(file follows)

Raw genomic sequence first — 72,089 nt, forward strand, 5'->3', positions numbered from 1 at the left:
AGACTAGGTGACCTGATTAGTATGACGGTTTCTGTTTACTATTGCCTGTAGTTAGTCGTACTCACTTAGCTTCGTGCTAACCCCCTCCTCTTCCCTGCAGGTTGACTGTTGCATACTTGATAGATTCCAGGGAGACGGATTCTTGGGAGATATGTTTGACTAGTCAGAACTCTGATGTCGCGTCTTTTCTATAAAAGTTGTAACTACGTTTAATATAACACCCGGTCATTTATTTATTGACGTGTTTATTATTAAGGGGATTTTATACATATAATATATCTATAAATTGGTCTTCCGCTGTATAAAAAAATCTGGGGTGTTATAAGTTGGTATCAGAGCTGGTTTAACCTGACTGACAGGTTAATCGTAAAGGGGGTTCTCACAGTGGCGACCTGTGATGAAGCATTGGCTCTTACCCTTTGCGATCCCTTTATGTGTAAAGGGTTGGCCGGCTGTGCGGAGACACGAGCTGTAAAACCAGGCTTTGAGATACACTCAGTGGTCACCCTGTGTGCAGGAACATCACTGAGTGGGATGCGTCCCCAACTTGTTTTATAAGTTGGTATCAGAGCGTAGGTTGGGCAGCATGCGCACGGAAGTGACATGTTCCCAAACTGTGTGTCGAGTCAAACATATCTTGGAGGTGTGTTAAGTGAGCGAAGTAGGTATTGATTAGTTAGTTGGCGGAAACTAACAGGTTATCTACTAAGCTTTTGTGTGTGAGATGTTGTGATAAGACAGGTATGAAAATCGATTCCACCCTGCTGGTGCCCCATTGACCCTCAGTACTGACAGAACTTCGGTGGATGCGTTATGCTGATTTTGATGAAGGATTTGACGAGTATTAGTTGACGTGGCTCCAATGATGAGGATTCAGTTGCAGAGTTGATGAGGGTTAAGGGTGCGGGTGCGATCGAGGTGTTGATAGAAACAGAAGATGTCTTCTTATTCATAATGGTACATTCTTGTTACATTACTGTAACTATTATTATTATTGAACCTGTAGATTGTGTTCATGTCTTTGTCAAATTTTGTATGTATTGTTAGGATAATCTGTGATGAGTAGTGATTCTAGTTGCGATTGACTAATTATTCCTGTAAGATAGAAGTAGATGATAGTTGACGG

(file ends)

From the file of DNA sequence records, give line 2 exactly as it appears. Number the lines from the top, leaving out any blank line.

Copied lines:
AGACTAGGTGACCTGATTAGTATGACGGTTTCTGTTTACTATTGCCTGTAGTTAGTCGTACTCACTTAGCTTCGTGCTAACCCCCTCCTCTTCCCTGCAGGTTGACTGTTGCATACTTGATAGATTCCAGGGAGACGGATTCTTGGGAGATATGTTTGACTAGTCAGAACTCTGATGTCGCGTCTTTTCTATAAAAGTTGTAACTACGTTTAATATAACACCCGGTCATTTATTTATTGACGTGTTTATTATTAAGGGGATTTTATACATATAATATATCTATAAATTGGTCTTCCGCTGTATAAAAAAATCTGGGGTGTTATAAGTTGGTATCAGAGCTGGTTTAACCTGACTGACAGGTTAATCGTAAAGGGGGTTCTCACAGTGGCGACCTGTGATGAAGCATTGGCTCTTACCCTTTGCGATCCCTTTATGTGTAAAGGGTTGGCCGGCTGTGCGGAGACACGAGCTGTAAAACCAGGCTTTGAGATACACTCAGTGGTCACCCTGTGTGCAGGAACATCACTGAGTGGGATGCGTCCCCAACTTGTTTTATAAGTTGGTATCAGAGCGTAGGTTGGGCAGCATGCGCACGGAAGTGACATGTTCCCAAACTGTGTGTCGAGTCAAACATATCTTGGAGGTGTGTTAAGTGAGCGAAGTAGGTATTGATTAGTTAGTTGGCGGAAACTAACAGGTTATCTACTAAGCTTTTGTGTGTGAGATGTTGTGATAAGACAGGTATGAAAATCGATTCCACCCTGCTGGTGCCCCATTGACCCTCAGTACTGACAGAACTTCGGTGGATGCGTTATGCTGATTTTGATGAAGGATTTGACGAGTATTAGTTGACGTGGCTCCAATGATGAGGATTCAGTTGCAGAGTTGATGAGGGTTAAGGGTGCGGGTGCGATCGAGGTGTTGATAGAAACAGAAGATGTCTTCTTATTCATAATGGTACATTCTTGTTACATTACTGTAACTATTATTATTATTGAACCTGTAGATTGTGTTCATGTCTTTGTCAAATTTTGTATGTATTGTTAGGATAATCTGTGATGAGTAGTGATTCTAGTTGCGATTGACTAATTATTCCTGTAAGATAGAAGTAGATGATAGTTGACGG